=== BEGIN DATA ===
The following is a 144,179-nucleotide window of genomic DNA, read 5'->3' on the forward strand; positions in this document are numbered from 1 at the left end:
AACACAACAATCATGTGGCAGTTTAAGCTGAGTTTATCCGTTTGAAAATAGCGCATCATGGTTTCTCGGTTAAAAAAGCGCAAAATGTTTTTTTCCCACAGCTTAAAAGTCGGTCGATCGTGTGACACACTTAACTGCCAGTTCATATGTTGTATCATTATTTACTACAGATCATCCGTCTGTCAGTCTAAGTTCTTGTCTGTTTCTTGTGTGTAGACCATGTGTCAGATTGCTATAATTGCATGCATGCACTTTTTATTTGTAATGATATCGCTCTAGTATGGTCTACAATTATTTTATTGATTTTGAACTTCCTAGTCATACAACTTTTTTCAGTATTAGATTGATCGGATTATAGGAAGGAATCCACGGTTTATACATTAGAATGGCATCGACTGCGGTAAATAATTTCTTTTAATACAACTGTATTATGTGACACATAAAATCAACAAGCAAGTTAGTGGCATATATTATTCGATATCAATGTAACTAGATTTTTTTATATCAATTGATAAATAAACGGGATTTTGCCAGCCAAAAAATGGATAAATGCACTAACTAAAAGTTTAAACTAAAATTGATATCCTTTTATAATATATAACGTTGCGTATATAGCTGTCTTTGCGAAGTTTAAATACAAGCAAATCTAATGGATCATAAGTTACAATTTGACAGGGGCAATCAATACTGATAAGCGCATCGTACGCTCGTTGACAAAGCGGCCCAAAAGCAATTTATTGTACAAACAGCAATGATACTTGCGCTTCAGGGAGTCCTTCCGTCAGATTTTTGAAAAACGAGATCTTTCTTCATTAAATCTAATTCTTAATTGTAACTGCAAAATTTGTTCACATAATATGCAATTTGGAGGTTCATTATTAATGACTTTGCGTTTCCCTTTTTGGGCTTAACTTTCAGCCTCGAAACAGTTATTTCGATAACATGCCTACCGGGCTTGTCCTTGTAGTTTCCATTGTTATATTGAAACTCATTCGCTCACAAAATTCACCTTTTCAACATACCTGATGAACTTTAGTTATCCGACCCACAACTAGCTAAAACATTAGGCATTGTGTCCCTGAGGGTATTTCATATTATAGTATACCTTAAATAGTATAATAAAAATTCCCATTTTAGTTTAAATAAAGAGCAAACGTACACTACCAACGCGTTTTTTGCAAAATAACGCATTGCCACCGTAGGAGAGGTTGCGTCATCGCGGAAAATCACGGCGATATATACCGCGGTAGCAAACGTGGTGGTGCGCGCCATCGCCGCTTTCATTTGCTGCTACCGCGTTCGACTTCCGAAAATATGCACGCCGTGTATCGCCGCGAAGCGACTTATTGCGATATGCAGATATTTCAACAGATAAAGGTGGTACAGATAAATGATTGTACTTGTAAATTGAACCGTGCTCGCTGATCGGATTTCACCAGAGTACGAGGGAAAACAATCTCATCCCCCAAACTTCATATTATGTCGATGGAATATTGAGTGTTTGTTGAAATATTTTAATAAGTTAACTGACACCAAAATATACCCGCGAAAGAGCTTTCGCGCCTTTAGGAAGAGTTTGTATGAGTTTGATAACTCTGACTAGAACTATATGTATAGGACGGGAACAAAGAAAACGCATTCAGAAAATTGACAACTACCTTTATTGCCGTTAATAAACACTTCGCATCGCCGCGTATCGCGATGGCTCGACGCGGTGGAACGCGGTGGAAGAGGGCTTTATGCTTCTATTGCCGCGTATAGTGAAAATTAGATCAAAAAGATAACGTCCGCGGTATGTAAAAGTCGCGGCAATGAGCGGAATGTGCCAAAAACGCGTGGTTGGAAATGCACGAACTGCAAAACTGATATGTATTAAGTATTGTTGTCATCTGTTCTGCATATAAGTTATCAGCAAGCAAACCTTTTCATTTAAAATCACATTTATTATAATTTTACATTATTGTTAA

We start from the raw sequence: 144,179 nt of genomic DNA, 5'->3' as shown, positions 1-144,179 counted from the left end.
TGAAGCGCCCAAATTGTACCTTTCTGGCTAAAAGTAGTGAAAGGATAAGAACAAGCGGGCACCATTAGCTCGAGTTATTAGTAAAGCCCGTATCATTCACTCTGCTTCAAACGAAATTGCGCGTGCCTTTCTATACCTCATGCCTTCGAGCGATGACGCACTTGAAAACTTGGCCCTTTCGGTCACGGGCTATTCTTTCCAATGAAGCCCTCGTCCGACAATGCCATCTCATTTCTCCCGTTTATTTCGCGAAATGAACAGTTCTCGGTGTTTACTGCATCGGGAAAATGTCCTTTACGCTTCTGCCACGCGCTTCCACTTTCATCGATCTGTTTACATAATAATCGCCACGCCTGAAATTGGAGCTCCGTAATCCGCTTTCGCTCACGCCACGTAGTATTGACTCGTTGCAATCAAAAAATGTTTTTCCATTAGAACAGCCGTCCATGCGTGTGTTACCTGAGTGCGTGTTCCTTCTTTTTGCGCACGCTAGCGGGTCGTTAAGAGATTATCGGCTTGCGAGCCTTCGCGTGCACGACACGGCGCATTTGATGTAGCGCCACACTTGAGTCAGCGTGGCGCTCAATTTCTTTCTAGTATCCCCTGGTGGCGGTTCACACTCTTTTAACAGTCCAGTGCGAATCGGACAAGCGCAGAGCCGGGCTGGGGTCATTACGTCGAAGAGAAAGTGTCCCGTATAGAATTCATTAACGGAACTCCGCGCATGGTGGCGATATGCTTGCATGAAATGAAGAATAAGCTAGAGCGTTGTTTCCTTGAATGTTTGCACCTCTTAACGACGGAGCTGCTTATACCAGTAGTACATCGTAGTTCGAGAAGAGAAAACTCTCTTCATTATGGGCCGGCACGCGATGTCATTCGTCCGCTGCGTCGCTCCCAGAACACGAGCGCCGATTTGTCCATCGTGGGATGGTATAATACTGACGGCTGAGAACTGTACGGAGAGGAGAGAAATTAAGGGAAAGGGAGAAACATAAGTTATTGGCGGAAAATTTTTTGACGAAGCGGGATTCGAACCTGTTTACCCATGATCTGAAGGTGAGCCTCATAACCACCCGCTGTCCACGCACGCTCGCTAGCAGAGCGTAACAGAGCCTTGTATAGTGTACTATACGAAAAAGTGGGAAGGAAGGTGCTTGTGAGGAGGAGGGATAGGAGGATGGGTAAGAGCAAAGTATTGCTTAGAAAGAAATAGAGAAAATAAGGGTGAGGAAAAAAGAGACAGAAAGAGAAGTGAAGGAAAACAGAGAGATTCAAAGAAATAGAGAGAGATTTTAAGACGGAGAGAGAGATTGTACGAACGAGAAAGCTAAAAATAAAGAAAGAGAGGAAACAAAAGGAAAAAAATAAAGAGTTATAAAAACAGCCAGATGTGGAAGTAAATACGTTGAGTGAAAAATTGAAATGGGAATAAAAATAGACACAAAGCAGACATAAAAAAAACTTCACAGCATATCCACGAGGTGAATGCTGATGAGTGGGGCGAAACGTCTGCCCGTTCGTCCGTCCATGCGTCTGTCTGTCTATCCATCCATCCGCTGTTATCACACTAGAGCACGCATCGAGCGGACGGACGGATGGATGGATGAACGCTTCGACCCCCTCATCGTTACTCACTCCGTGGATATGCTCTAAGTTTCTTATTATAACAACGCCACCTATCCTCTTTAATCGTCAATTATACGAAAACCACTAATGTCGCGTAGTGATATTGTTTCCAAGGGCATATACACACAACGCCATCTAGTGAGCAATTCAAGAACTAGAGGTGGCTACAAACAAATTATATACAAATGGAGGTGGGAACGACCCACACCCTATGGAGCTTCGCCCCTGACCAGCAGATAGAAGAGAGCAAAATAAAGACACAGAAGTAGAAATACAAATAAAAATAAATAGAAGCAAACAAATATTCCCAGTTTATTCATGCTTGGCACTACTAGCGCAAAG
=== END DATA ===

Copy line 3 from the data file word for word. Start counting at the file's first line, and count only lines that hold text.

We start from the raw sequence: 144,179 nt of genomic DNA, 5'->3' as shown, positions 1-144,179 counted from the left end.